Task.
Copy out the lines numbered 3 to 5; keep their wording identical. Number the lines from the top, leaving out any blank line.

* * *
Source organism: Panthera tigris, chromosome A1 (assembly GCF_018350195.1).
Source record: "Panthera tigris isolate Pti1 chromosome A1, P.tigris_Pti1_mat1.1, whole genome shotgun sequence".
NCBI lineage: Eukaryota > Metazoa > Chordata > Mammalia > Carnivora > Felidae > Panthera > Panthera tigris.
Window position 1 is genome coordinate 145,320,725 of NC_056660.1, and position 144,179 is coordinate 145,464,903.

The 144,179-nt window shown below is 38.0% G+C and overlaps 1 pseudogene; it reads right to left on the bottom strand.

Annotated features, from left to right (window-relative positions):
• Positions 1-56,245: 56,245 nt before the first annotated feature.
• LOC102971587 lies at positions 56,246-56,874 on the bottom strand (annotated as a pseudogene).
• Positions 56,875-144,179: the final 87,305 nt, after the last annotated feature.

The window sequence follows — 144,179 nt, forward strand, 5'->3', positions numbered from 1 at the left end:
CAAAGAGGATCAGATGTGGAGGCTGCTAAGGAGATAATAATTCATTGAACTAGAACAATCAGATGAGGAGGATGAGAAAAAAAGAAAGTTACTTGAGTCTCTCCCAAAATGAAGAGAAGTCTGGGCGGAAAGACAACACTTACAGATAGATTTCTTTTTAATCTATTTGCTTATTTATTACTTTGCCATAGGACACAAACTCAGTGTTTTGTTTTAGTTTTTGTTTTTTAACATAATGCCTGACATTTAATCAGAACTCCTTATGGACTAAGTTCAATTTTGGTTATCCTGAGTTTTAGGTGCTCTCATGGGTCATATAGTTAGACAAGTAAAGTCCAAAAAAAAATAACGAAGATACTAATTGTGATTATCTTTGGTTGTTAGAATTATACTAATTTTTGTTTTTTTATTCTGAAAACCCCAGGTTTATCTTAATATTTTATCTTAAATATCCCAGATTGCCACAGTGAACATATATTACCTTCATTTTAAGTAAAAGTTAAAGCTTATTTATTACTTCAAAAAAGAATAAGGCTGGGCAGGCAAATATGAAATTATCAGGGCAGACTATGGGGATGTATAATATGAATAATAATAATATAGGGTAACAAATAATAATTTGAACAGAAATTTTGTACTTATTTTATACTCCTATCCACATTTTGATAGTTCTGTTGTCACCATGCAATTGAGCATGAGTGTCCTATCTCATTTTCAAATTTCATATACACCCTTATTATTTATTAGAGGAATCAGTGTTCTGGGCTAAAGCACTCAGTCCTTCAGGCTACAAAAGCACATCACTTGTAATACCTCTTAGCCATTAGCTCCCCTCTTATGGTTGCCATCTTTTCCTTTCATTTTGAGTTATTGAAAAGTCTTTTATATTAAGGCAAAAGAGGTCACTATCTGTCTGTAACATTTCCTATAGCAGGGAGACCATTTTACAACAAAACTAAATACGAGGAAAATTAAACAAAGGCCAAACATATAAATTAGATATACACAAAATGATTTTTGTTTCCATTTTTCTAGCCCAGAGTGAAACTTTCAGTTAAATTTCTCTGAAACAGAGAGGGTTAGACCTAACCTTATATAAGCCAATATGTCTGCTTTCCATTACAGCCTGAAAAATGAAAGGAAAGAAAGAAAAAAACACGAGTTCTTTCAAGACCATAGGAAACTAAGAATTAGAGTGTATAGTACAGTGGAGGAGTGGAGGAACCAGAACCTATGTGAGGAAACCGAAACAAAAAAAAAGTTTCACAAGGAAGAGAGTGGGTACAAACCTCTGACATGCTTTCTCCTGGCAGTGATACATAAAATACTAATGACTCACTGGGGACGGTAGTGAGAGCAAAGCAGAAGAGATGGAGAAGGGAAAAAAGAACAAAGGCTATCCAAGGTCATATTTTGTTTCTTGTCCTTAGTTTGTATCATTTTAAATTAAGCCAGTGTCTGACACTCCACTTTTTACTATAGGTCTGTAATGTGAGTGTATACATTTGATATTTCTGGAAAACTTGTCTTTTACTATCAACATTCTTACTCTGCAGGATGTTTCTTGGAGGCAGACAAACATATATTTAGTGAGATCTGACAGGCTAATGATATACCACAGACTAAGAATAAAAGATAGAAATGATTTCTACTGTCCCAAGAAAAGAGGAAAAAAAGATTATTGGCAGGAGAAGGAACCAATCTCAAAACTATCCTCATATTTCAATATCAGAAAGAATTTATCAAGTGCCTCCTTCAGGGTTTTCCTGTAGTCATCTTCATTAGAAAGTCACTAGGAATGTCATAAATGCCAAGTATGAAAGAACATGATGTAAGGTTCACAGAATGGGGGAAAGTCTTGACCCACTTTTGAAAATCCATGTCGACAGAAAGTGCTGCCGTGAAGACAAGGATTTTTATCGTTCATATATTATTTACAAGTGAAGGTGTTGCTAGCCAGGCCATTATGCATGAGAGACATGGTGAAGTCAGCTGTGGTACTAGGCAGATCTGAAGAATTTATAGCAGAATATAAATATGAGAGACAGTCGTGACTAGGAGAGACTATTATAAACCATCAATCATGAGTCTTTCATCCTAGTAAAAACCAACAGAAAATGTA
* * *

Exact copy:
NCBI lineage: Eukaryota > Metazoa > Chordata > Mammalia > Carnivora > Felidae > Panthera > Panthera tigris.
Window position 1 is genome coordinate 145,320,725 of NC_056660.1, and position 144,179 is coordinate 145,464,903.

The 144,179-nt window shown below is 38.0% G+C and overlaps 1 pseudogene; it reads right to left on the bottom strand.